[00:15:52] 

Well, then it’s just so possible that they might have a bit of a bias. 

[00:15:59] 

And now I see the problem. OK, let me see if I can summarize a little bit. 

[00:16:05] 

From what you said before, the you’re engaging volunteers to map out how much litter is it on the beaches, on the shores, and you then use that information to get leverage with the decision makers so that they actually see, hey, guys, we’ve done the work in field and they can take better decisions. So that’s one observation. I see why it would be so helpful then to be a volunteer to engage in. Another cool thing I answer is that you can actually tell now from having been doing this for a couple of years, I guess, study for thirty four years that the trash that shows up in the beaches are actually affected directly by what is allowed or not from the laws. So the laws also have a certain power here in what kind of trash goes out.

[00:16:57] 

That’s also why I found it interesting that. 

[00:17:00] 

Yeah, and the plastic bag tax, for example, it was Ireland who led on that at the time coast, which was right across Europe. And there was like Arason between countries because we could see the plastic bags were really having an impact and the numbers were huge. And in Portugal and in Greece, our coast watchers were finding animals which 

had plastic bags like sea turtles even. But it was Ireland which led with introducing a tax and then other countries followed. 

[00:17:31] 

And we live in Sweden, and recently I’ve started to see in all the daily grocery shops that they put up this note, hey, there’s a new law saying that we have to Tacitus tax plastic tax quite high. And my first reaction was, oh, my God, a plastic bag cost as much, but then it made sense. OK, now it’s gone so worldwide.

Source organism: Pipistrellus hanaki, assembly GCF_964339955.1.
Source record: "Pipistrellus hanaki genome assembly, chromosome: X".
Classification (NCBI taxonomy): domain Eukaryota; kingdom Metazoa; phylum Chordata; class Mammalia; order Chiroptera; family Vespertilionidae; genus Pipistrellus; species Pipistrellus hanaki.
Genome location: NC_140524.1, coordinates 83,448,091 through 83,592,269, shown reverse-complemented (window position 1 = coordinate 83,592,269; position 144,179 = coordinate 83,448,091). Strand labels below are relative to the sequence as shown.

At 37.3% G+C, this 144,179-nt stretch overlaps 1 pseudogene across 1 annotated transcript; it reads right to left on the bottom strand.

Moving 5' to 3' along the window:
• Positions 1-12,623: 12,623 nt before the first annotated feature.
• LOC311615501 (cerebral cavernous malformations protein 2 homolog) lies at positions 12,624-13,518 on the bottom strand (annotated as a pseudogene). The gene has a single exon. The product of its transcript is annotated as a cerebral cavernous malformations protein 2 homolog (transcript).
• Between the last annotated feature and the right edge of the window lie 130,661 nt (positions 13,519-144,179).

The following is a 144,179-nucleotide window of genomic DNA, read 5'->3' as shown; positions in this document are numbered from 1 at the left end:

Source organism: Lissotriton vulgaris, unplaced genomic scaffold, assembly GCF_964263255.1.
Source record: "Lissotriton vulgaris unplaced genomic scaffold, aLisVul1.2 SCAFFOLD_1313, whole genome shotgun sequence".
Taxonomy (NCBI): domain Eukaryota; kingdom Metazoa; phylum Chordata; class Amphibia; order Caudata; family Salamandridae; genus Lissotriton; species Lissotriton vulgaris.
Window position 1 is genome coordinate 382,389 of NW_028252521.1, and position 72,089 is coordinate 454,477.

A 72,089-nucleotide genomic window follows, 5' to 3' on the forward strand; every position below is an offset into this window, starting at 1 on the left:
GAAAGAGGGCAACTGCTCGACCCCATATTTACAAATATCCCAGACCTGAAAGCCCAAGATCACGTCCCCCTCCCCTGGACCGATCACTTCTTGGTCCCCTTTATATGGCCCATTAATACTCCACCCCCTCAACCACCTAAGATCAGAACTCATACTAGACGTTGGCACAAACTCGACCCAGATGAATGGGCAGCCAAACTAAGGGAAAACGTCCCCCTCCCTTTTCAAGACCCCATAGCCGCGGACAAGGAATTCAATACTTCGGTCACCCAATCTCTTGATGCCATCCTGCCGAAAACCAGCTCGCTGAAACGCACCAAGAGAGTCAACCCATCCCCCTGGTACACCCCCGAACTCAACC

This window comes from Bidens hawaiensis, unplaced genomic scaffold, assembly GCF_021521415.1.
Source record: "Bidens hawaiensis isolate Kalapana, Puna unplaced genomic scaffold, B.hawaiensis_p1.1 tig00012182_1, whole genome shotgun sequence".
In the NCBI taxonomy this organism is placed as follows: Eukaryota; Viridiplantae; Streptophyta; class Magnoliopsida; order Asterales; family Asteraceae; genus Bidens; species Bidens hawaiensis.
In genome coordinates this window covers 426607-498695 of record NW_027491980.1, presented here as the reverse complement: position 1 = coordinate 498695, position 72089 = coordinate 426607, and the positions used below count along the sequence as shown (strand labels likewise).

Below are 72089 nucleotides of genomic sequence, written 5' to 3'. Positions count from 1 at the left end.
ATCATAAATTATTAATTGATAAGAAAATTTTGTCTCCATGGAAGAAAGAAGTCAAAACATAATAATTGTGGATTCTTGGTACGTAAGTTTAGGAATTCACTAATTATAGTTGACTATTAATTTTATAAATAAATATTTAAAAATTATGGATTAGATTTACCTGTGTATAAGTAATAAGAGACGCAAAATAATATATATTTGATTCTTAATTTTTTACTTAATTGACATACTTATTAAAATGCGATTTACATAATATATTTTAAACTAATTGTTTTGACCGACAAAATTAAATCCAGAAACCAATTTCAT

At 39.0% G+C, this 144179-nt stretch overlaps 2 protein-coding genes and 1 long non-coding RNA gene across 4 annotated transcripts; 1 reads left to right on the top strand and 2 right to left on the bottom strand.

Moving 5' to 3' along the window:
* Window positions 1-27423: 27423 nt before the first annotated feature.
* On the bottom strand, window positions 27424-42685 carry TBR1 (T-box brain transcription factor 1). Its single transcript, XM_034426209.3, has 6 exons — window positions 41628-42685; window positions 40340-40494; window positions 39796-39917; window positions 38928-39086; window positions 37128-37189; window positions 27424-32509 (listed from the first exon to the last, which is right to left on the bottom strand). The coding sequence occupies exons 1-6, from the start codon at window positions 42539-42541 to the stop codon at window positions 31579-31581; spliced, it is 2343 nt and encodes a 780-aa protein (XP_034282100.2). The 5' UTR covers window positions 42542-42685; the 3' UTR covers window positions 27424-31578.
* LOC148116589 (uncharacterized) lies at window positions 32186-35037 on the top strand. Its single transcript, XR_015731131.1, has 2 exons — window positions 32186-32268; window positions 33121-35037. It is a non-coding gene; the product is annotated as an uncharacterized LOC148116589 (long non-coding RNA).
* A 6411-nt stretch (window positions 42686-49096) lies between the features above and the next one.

[00:17:56] 

Yeah. So you’re saying that Ireland was the starting point for that. That was. I didn’t know that. Interesting. 

[00:18:04] 

We’re ending we’re going towards the end of this interview and I want to know how you where would you like to direct people to do after hearing this interview. 

[00:18:14] 

What do you want people to do or take action on? 

[00:18:20] 

As rebels themselves try to get to the shore at low tide and just for yourself. 

[00:18:28] 

Try to find a few animals and look at them and start becoming engaged in how interesting the story is, because to protect you need to love it and to love it, you need to know it. So I think that is the most important. And I can see it in kids, in families used to bring their kids to the shore and who are now becoming scientists and psychologists and lawyers. So I think there’s always a lag time, but that is perhaps the most important. The other one is your own decision making, your own decision making in what you buy in, how you throw your stuff away or we use it in. In questioning, very often you need to question. And questioning might not always be comfortable, but if enough other people question, we really get a much better decision making, whether it’s your fight, your development plan or a planning application going up, which includes nibbling at yet another wetland because our wetlands that the sea but the sea is connected to land. And so many fish like a salmon, he doesn’t just want to be in the sea to reproduce. He needs to be up there in the headwaters. He needs to get through everywhere. So think of nature, love, nature, enjoy nature. If you find something special, tell us. 

END OF TRANSCRIPT